Sarah Reinhard is a Catholic wife, mom, writer, editor, marketing professional, and coffee drinker. You’re just as likely to find her hiding out back with a book as you are to discover her playing in the yard with a few farm animals (or wait — are those her kids?) She is the author of many books, the most recent of which she co-edited with Lisa Hendey: The Catholic Mom’s Prayer Companion: A Book of Daily Reflections. She blogs at SnoringScholar.com and writes online regularly at CatholicMom.com and Integrated Catholic Life. Reinhard holds a master’s degree in marketing and communications and has worked for many years in corporate and nonprofit organizations. She lives in central Ohio with her husband and children.
Last week on Register Radio, Dan Burke discussed the challenges of making a good confession with Catholic author Marge Fenelon. In the second half of the show, Jeanette De Melo interviewed theologian Scott Hahn about the New Evangelization and Franciscan University’s outreach.
Marge Fenelon on Making a Good Confession
Marge Fenelon is a Catholic wife, mother, author, columnist, and speaker. She’s a frequent contributor to a number of Catholic publications and websites and is a regular guest on Catholic radio. She’s written several books about Marian devotion and Catholic family life and has touched the hearts of audiences in a variety of venues. Her latest book is Imitating Mary: Ten Marian Virtues for the Modern Mom (Ave Maria Press, 2013).
What should we do when we have priests who may (incorrectly) not give us the words of absolution? Fenelon advised her son recently to pray very hard for the priest.
It’s “concerning” to have priests who play down the sin and maybe even tell people “it’s no big deal,” Fenelon and Burke discussed.
“If you are seeking absolution, you do actually need to hear the words, ‘I absolve you of your sins,’” Burke reminds us, and if you don’t hear those words, you “may need to exit the confessional and find another one as soon as possible” in order to receive absolution. Fenelon added, “Please do go back” and mention this to the priest. “Maybe he doesn’t know what he’s doing.” They won’t be able to know or improve without having it pointed out to them.
Remember that the Church is filled with humans, so we can’t give up on the Church when we have these situations arise, Burke said.
Fenelon shared a few tips for making a good confession:
- Be objective.
- Find a priest who will help you grow spiritually.
- What’s most important is that we are looking for absolution: don’t let obstacles stand in the way of that.
Burke also recommends visiting GoodConfession.com for further support and information about making a good confession this Lent (or any time!).
Scott Hahn on the New Evangelization and Franciscan University
Dr. Scott Hahn is an exceptionally popular speaker and teacher has delivered numerous talks nationally and internationally on a wide variety of topics related to Scripture and the Catholic faith. He has been awarded the Father Michael Scanlan, TOR, Chair of Biblical Theology and the New Evangelization at Franciscan University of Steubenville, where he has taught since 1990, and is the founder and director of the Saint Paul Center for Biblical Theology. From 2005 to 2011, he held the Pope Benedict XVI Chair of Biblical Theology and Liturgical Proclamation at St. Vincent Seminary in Latrobe, Pennsylvania. Dr. Hahn is also the bestselling author of numerous books.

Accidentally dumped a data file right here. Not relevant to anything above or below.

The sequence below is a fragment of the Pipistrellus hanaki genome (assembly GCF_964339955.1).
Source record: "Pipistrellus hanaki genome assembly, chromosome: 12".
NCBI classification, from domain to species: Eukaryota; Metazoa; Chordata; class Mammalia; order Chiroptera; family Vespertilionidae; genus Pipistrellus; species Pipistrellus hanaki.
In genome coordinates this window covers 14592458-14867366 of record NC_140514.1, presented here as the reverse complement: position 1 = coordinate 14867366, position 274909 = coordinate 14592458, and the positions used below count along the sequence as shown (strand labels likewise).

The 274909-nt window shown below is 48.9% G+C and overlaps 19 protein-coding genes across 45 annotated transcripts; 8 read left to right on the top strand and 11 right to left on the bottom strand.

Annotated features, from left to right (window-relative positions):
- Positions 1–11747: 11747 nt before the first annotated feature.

This month we celebrate the canonization of two recent popes, John XXIII and John Paul II, and both of them had an influence on what we now call the New Evangelization.
John XXIII convened the Second Vatican Council in 1962, and with that, he “began a whole new chapter in Church history,” Hahn said, “with evangelizing.” When Vatican II ended, Paul VI had started making apostolic journeys to other lands to evangelize for the first time; “no pope had ever done that before,” according to Hahn.
John Paul II picked up where Paul VI left off and was the first to use the phrase “New Evangelization” in his homeland, Poland, in 1979, and he used it again in 1983 when he was in America. He explained that New Evangelization is new because of the inroads of secularization. “We have to re-evangelize the de-Christianized…those who have wandered off,” Hahn said.
John Paul II emphasized that the New Evangelization is based on the Eucharist. “A personal relationship is only the beginning for Catholics,” Hahn said. “The goal is a covenant relationship.” John Paul II’s teaching on the Eucharist is about falling in love, growing in love, and staying in love, like what happens with courtship, engagement, and marriage, Hahn explained.
“You don’t stop evangelizing when you start catechizing. If anything, the second stage takes you to a whole new level of Good News. And you don’t stop evangelizing when you start celebrating the sacraments; if anything, it’s more like the Gospel’s on steroids now, because you’re actually receiving Christ’s Body, Soul, Blood, and Divinity,” Hahn said.
Hahn pointed out that another breakthrough with the New Evangelization is the concept that conversion isn’t over and done when you accept Jesus in your heart. Conversion is, instead, ongoing.
A great way to grow in your own conversion is to attend the conferences at Franciscan University of Steubenville. If you register now and use the code RADIO, you can get a signed copy of one of Dr. Hahn’s books for free in addition to early bird registration rates. Go to SteubenvilleConferences.com and look at your schedule and consider whether you can invest in your faith journey.
Listen to last week’s show online or on your mp3 player.